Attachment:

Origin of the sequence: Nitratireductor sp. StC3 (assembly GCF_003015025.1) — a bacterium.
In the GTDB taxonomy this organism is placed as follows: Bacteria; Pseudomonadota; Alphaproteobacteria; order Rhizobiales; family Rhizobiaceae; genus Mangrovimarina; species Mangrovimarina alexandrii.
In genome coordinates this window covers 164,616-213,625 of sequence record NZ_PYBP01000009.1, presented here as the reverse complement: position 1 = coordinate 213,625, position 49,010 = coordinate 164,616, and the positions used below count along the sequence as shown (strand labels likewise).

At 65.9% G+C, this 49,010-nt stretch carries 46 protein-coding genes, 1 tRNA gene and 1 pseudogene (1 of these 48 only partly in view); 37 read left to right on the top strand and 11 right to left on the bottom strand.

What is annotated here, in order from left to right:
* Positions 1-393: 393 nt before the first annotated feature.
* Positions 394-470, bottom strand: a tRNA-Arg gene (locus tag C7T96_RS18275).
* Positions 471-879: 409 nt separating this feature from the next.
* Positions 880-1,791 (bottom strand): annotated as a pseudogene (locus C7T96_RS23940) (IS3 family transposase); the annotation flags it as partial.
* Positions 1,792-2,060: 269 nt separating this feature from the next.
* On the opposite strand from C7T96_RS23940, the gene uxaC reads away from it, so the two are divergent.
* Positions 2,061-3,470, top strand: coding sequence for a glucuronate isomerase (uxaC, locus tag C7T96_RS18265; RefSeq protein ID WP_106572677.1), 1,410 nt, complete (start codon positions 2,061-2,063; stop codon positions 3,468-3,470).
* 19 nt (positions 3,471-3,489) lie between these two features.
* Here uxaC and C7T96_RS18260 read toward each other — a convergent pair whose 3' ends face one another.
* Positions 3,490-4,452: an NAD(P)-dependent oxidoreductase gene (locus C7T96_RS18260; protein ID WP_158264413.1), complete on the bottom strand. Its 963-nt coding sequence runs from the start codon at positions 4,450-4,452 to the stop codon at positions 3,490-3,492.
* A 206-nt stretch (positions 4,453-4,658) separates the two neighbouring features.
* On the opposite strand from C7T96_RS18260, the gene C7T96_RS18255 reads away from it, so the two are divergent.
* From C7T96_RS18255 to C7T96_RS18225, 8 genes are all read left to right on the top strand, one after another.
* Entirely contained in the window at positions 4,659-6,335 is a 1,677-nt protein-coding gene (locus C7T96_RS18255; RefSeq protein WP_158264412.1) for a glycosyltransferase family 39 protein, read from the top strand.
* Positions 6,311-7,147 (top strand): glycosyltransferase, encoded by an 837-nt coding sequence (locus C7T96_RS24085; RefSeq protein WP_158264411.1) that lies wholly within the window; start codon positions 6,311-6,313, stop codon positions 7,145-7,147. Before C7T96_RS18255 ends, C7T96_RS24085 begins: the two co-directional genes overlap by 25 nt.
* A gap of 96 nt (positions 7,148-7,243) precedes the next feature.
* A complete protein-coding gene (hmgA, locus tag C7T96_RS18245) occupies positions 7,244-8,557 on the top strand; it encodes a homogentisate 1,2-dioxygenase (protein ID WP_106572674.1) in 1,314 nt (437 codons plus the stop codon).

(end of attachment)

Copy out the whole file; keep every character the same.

Origin of the sequence: Nitratireductor sp. StC3 (assembly GCF_003015025.1) — a bacterium.
In the GTDB taxonomy this organism is placed as follows: Bacteria; Pseudomonadota; Alphaproteobacteria; order Rhizobiales; family Rhizobiaceae; genus Mangrovimarina; species Mangrovimarina alexandrii.
In genome coordinates this window covers 164,616-213,625 of sequence record NZ_PYBP01000009.1, presented here as the reverse complement: position 1 = coordinate 213,625, position 49,010 = coordinate 164,616, and the positions used below count along the sequence as shown (strand labels likewise).

At 65.9% G+C, this 49,010-nt stretch carries 46 protein-coding genes, 1 tRNA gene and 1 pseudogene (1 of these 48 only partly in view); 37 read left to right on the top strand and 11 right to left on the bottom strand.

What is annotated here, in order from left to right:
* Positions 1-393: 393 nt before the first annotated feature.
* Positions 394-470, bottom strand: a tRNA-Arg gene (locus tag C7T96_RS18275).
* Positions 471-879: 409 nt separating this feature from the next.
* Positions 880-1,791 (bottom strand): annotated as a pseudogene (locus C7T96_RS23940) (IS3 family transposase); the annotation flags it as partial.
* Positions 1,792-2,060: 269 nt separating this feature from the next.
* On the opposite strand from C7T96_RS23940, the gene uxaC reads away from it, so the two are divergent.
* Positions 2,061-3,470, top strand: coding sequence for a glucuronate isomerase (uxaC, locus tag C7T96_RS18265; RefSeq protein ID WP_106572677.1), 1,410 nt, complete (start codon positions 2,061-2,063; stop codon positions 3,468-3,470).
* 19 nt (positions 3,471-3,489) lie between these two features.
* Here uxaC and C7T96_RS18260 read toward each other — a convergent pair whose 3' ends face one another.
* Positions 3,490-4,452: an NAD(P)-dependent oxidoreductase gene (locus C7T96_RS18260; protein ID WP_158264413.1), complete on the bottom strand. Its 963-nt coding sequence runs from the start codon at positions 4,450-4,452 to the stop codon at positions 3,490-3,492.
* A 206-nt stretch (positions 4,453-4,658) separates the two neighbouring features.
* On the opposite strand from C7T96_RS18260, the gene C7T96_RS18255 reads away from it, so the two are divergent.
* From C7T96_RS18255 to C7T96_RS18225, 8 genes are all read left to right on the top strand, one after another.
* Entirely contained in the window at positions 4,659-6,335 is a 1,677-nt protein-coding gene (locus C7T96_RS18255; RefSeq protein WP_158264412.1) for a glycosyltransferase family 39 protein, read from the top strand.
* Positions 6,311-7,147 (top strand): glycosyltransferase, encoded by an 837-nt coding sequence (locus C7T96_RS24085; RefSeq protein WP_158264411.1) that lies wholly within the window; start codon positions 6,311-6,313, stop codon positions 7,145-7,147. Before C7T96_RS18255 ends, C7T96_RS24085 begins: the two co-directional genes overlap by 25 nt.
* A gap of 96 nt (positions 7,148-7,243) precedes the next feature.
* A complete protein-coding gene (hmgA, locus tag C7T96_RS18245) occupies positions 7,244-8,557 on the top strand; it encodes a homogentisate 1,2-dioxygenase (protein ID WP_106572674.1) in 1,314 nt (437 codons plus the stop codon).